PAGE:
School health programmes are the basis of the strategy defined by WHO to reduce morbidity due to soil-transmitted nematodes and schistosomes in school age populations in developing countries. However, low rates of school enrolment can be a major factor limiting their success.
In the present study enrolled children were informed by teachers on the date of the next deworming compaign and were invited to pass along this information to parents, siblings and friends of school-age.
On the day of the deworming campaign, teachers were instructed to administer anthelminthics to enrolled and not enrolled school-age children present at school. In the month following the treatment day, information about coverage was collected by questionnaire in 257 households in two regions of Unguja Island, Zanzibar. Over 89% of school age children resulted treated (98.9% of those enrolled plus 60% of those not enrolled). The additional cost of treating non-enrolled is limited to the cost of providing additional doses of anthelminthic drug in each school.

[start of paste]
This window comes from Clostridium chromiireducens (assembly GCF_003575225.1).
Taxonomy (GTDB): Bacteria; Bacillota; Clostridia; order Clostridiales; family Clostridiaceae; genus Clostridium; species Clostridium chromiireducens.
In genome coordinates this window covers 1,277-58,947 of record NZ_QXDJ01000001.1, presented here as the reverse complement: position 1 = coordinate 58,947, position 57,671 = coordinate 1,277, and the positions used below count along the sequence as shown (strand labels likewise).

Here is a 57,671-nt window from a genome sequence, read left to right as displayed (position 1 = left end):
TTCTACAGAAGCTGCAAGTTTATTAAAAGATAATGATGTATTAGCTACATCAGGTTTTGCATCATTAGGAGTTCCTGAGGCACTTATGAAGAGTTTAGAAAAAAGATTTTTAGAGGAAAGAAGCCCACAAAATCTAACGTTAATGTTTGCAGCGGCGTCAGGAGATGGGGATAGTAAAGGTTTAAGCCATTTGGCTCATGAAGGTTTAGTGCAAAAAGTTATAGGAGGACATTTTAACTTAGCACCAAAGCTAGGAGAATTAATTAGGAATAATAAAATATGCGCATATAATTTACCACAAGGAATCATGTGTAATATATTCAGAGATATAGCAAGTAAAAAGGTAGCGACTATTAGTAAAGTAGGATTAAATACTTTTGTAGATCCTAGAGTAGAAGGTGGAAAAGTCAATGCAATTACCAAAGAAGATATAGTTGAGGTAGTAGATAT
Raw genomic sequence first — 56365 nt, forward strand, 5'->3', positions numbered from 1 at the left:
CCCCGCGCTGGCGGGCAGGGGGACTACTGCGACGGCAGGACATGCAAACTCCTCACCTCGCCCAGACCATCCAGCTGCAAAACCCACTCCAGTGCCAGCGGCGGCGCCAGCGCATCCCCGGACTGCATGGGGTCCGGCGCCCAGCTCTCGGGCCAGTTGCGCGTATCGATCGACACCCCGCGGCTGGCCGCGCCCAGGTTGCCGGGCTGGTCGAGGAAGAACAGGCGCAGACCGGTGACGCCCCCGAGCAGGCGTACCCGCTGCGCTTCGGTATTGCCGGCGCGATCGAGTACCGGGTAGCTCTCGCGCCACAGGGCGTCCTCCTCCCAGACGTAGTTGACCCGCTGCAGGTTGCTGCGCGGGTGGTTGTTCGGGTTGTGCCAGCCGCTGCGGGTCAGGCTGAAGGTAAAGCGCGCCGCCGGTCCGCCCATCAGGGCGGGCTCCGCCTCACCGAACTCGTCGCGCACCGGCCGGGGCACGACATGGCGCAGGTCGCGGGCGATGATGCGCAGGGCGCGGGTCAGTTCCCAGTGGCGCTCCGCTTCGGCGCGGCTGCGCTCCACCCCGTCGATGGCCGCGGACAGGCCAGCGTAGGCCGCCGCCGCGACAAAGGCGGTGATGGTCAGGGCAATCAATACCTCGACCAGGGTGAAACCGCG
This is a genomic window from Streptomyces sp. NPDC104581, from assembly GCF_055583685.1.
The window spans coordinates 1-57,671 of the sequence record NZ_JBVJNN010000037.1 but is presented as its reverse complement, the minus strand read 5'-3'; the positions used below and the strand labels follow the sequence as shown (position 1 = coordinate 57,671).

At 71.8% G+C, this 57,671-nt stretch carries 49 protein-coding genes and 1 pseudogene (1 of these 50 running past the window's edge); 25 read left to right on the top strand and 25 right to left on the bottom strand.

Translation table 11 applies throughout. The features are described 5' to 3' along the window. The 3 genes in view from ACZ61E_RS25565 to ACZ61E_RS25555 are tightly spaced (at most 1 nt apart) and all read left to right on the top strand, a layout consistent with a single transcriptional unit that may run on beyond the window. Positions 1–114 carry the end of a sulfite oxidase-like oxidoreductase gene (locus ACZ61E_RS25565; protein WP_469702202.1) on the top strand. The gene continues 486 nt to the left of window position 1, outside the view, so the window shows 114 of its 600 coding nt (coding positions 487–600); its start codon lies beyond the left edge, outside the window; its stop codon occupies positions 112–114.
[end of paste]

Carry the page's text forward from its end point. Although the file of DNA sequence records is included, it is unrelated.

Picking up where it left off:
Non-enrolled school age children can easily, successfully and inexpensively included in school based deworming campaign. Managers of control programmes are invited to test this method adapting it in their particular and cultural environment.